Supermarkets are marvellous as providing anonymity.
The pre-cut stir fry pack bears little resemblance to an actual cabbage (let alone gives any hint of the bees that pollinated the flower), and it is very hard to imagine a lamb chop attached to a little sheep. If customers got to meet the people who produced their food and ask questions about animal welfare, growing methods and staff relationships, I believe most people would change their eating habits.
REKO is a Finnish term meaning ‘Fair Consumption’. REKO brings producers and consumers together, creating local networks, and supporting small scale local producers. Since November 2018, three REKO Rings have begun in the Midlands – all powered by volunteers. The first outside of Europe.
Small producers, who are doing farming right for the planet, the animals in their care and their community, often struggle to find markets for their produce.
They don’t have the volume or can’t be regular enough for traditional markets, but it is GOOD FOOD and needs to be shared. The REKO idea is that producers post what they will be harvesting that week – so 7 bunches of carrots, 2 dozen eggs and 5 bottles of mulberry jam – for example. Customers order by commenting, pay upfront (if producers want them to) and collect from a central spot once a week. So, no one harvests more produce than has been ordered, minimising effort and waste and customers know that the produce is super fresh.
Carol Addis is thrilled by the concept. “It is such a wonderful opportunity for people in Howick and surrounds to have an assortment of ethical food in small quantities available weekly – and that is reliable. Our community gets together for just an hour and has an opportunity to meet new people too. We so need to encourage community spirit.
I almost never have to go into a supermarket now. I buy my bits of fruit from my favourite street hawkers, that helps supports a family. I include the wonderful Dovehouse Organic Farm Shop in my weekly trip to Howick for the REKO morning as there are many things I continue to buy there. REKO has made my life perfect.
Next week, I am taking a couple of camp chairs and inviting my friends as it’s a nice little place for a coffee meet up – and to support Country Ground Coffee who trundle all the way from Notties after the REKO gathering there.”
It works pretty simply – producers post adverts of their produce, in a closed Facebook group, early in the week, where orders and deliveries are agreed upon. Producers meet customers to deliver their order at a designated time and place. The aim is to have a delivery once a week but because all produce is local and seasonal, there may be some seasonal variation.
Producers bring the produced ordered (and often paid for in advance) and customers arrive to collect it and engage in conversation. You can look the farmer directly in the eye and ask her about animal welfare, or what fertilizers he used on the particularly plump pumpkin.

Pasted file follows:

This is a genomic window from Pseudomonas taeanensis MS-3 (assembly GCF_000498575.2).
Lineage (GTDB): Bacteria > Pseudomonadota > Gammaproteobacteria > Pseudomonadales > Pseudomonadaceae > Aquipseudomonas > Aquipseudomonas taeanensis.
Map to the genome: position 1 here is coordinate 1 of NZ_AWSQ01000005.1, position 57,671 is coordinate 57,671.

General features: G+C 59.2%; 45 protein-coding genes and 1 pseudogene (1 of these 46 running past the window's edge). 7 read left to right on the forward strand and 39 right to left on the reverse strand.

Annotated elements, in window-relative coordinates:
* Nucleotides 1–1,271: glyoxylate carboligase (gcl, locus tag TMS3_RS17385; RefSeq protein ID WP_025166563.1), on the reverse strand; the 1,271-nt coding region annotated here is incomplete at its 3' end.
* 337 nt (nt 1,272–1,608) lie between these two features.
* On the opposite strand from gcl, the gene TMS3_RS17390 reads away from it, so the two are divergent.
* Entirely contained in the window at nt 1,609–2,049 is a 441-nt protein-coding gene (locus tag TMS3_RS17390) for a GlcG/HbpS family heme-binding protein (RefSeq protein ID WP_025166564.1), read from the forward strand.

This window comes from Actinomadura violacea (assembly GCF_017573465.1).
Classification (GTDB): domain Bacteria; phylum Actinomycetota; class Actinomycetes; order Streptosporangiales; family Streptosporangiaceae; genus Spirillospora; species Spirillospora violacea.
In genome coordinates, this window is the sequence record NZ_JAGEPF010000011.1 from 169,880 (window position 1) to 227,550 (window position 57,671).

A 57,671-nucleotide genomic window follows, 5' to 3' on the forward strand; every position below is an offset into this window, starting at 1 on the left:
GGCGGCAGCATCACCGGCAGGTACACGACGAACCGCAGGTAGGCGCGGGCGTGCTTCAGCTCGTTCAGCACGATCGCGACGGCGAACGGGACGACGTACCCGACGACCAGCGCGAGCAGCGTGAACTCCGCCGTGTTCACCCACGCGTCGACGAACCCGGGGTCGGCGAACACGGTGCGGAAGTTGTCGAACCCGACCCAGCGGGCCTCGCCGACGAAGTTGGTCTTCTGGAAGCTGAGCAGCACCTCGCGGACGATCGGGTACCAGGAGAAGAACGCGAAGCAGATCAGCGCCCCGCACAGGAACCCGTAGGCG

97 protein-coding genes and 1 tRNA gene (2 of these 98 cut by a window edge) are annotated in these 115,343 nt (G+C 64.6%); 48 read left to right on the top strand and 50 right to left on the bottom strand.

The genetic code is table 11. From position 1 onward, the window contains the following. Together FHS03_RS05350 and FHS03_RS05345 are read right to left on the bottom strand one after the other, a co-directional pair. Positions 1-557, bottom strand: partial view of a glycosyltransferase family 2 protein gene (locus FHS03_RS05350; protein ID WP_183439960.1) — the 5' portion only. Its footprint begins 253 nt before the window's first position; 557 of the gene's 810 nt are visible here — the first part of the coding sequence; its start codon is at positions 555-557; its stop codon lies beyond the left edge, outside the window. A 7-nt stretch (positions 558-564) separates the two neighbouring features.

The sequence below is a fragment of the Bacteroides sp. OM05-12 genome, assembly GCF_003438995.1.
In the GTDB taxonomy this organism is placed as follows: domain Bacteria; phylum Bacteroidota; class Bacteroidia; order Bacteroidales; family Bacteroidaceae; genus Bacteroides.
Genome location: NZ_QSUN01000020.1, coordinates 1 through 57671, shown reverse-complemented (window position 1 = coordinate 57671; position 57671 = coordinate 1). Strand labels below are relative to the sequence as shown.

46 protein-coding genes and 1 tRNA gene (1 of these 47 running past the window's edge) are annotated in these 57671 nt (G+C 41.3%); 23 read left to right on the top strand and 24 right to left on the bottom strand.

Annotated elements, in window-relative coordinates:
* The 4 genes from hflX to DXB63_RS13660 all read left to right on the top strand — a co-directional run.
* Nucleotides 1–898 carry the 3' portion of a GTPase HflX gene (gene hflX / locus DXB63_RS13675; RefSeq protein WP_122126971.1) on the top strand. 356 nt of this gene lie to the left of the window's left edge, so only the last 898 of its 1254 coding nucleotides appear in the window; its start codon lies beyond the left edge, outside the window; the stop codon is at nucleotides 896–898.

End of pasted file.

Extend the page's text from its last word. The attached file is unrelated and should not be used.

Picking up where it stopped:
Sanele Nxumalo of iThemba Nursery in Sweetwater sells at both the Hilton and Howick REKO Rings. “It’s a great business networking opportunity. Different people, from different places selling different products and we all share stories and learn from one another. The ideas we get on how to upgrade our produce and improve our packaging are very useful. Also, knowing that we have a regular income every Thursday and Friday for our project is very helpful. We are all like one family now, which I am thankful for.”
Howick resident Christine Hugo is a regular. “It’s this prevailing environmental care and culture that attracted me to the Midlands a few years ago. It’s empowering to meet farmers and producers personally. I love supporting small scale, local farmers who are doing things the right way, i.e. natural or organic and especially cruelty free. What I also value about REKO is that we get produce with no packaging or reusable packaging, and we know exactly what goes into the production of our foods.”
Kim Longhurst, who has recently moved to the Midlands from Durban wouldn’t miss it for the world. “As part of our journey to support local, ethical, organic producers we are delighted to be REKO members, as consumers. It is wonderful to be able to meet growers and farmers in person, to hear their stories and see the hands that make, plant, grow and nurture the food that we eat. It is such a pleasure to be around like-minded people and learn from their experience.
Andrea Barass concurs “What an awesome initiative. It is so convenient to plan ahead and order online, knowing that the products are good for my family and support local producers. I am so looking forward to trying out my incredible ‘harvest’ today – including completely free range chicken, and eggs, stone-ground flour pizza bases, fresh spinach, cabbage, butternut, lettuce, African horned cucumber (great in gin apparently) , and planting out my herbs and veggie seedlings. It’s way better for the Earth to shop small too!”